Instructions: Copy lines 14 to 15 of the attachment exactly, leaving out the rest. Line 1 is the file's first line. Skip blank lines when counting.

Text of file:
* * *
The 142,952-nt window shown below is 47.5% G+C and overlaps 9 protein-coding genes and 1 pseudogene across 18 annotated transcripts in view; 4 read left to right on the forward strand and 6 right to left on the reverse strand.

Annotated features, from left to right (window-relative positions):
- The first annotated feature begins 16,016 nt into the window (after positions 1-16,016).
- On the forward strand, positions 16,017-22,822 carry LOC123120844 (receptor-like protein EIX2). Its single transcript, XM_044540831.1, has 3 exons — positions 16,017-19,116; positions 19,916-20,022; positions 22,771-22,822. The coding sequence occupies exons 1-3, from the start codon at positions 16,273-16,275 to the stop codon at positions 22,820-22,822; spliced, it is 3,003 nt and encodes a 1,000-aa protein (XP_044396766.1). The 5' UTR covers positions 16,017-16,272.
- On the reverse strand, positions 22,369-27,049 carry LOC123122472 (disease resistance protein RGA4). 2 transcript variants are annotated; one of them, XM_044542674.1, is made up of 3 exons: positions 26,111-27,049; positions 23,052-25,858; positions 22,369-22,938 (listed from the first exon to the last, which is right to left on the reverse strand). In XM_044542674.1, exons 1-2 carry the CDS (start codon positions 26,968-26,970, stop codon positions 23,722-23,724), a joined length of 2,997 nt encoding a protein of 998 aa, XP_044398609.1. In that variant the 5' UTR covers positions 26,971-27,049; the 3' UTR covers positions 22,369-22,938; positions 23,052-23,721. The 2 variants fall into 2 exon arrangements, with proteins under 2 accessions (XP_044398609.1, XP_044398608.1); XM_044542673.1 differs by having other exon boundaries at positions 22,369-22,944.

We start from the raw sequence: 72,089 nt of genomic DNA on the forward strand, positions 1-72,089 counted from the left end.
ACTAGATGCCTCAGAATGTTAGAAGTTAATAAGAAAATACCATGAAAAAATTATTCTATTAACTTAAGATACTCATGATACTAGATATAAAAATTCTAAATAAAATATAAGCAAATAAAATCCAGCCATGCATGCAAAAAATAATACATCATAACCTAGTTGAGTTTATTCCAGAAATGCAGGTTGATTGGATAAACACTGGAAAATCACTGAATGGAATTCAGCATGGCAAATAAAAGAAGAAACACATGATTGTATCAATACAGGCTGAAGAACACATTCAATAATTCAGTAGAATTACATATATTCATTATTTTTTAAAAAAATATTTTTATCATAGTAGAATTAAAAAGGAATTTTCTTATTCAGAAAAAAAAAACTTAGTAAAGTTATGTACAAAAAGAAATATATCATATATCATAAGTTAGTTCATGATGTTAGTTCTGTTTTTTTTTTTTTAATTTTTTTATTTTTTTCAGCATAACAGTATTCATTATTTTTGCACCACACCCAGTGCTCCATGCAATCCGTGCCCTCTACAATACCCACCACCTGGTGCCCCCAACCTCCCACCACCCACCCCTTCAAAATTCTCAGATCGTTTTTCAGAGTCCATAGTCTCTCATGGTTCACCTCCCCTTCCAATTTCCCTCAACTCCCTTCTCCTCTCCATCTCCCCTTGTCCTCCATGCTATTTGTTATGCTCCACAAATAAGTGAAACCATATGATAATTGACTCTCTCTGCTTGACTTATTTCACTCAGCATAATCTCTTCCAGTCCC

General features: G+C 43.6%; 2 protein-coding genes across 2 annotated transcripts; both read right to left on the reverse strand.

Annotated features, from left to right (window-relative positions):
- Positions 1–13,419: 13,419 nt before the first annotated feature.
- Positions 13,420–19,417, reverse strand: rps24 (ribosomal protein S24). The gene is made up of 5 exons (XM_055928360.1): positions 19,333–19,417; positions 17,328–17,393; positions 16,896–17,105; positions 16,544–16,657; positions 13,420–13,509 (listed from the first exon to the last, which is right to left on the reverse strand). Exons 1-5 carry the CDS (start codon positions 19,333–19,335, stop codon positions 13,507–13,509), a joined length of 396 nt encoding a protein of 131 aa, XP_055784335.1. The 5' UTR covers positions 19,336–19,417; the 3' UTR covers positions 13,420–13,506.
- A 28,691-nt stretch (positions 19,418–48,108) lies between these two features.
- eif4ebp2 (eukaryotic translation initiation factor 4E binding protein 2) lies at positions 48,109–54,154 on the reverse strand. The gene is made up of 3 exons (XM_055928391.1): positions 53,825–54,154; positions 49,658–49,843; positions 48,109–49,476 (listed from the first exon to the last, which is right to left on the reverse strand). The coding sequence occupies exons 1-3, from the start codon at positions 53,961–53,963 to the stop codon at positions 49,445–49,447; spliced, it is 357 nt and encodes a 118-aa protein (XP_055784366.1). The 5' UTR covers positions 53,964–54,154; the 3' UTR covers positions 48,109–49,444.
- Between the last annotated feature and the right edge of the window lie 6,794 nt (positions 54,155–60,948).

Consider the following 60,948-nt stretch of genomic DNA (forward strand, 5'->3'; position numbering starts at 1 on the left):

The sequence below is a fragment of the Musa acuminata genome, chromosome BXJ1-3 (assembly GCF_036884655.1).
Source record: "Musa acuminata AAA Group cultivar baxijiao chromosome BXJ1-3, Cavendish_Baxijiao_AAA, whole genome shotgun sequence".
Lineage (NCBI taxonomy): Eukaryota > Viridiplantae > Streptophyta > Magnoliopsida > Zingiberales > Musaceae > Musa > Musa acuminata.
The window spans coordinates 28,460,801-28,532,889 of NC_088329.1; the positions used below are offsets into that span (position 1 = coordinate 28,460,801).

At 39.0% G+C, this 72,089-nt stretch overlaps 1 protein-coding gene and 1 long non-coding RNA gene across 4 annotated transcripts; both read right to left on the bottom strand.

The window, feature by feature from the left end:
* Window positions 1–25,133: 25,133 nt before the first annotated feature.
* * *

- Between the last annotated feature and the right edge of the window lie 6,794 nt (positions 54,155–60,948).

Consider the following 60,948-nt stretch of genomic DNA (forward strand, 5'->3'; position numbering starts at 1 on the left):